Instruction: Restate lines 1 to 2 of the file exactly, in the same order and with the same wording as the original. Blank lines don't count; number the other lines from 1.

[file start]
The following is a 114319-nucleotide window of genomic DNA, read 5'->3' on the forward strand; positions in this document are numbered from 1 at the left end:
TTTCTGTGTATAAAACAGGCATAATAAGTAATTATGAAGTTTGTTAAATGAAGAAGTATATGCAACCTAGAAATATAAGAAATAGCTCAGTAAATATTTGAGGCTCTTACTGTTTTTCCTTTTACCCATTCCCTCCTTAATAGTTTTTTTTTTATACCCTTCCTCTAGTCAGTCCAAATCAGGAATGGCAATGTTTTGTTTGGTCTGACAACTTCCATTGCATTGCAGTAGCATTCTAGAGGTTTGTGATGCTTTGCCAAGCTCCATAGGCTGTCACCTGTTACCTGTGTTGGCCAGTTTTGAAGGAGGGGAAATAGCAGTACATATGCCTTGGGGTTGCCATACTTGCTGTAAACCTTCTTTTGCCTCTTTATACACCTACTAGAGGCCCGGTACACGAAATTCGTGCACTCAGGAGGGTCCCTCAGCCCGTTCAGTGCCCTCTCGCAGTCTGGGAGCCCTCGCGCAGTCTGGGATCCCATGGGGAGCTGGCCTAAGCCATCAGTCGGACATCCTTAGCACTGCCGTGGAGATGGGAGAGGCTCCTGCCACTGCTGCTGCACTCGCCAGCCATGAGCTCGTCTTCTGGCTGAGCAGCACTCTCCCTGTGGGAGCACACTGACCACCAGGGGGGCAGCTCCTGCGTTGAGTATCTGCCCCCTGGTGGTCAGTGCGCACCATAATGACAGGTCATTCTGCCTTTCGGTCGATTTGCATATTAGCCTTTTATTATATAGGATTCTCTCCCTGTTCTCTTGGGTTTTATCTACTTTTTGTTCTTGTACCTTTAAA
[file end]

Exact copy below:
The following is a 114319-nucleotide window of genomic DNA, read 5'->3' on the forward strand; positions in this document are numbered from 1 at the left end:
TTTCTGTGTATAAAACAGGCATAATAAGTAATTATGAAGTTTGTTAAATGAAGAAGTATATGCAACCTAGAAATATAAGAAATAGCTCAGTAAATATTTGAGGCTCTTACTGTTTTTCCTTTTACCCATTCCCTCCTTAATAGTTTTTTTTTTATACCCTTCCTCTAGTCAGTCCAAATCAGGAATGGCAATGTTTTGTTTGGTCTGACAACTTCCATTGCATTGCAGTAGCATTCTAGAGGTTTGTGATGCTTTGCCAAGCTCCATAGGCTGTCACCTGTTACCTGTGTTGGCCAGTTTTGAAGGAGGGGAAATAGCAGTACATATGCCTTGGGGTTGCCATACTTGCTGTAAACCTTCTTTTGCCTCTTTATACACCTACTAGAGGCCCGGTACACGAAATTCGTGCACTCAGGAGGGTCCCTCAGCCCGTTCAGTGCCCTCTCGCAGTCTGGGAGCCCTCGCGCAGTCTGGGATCCCATGGGGAGCTGGCCTAAGCCATCAGTCGGACATCCTTAGCACTGCCGTGGAGATGGGAGAGGCTCCTGCCACTGCTGCTGCACTCGCCAGCCATGAGCTCGTCTTCTGGCTGAGCAGCACTCTCCCTGTGGGAGCACACTGACCACCAGGGGGGCAGCTCCTGCGTTGAGTATCTGCCCCCTGGTGGTCAGTGCGCACCATAATGACAGGTCATTCTGCCTTTCGGTCGATTTGCATATTAGCCTTTTATTATATAGGATTCTCTCCCTGTTCTCTTGGGTTTTATCTACTTTTTGTTCTTGTACCTTTAAA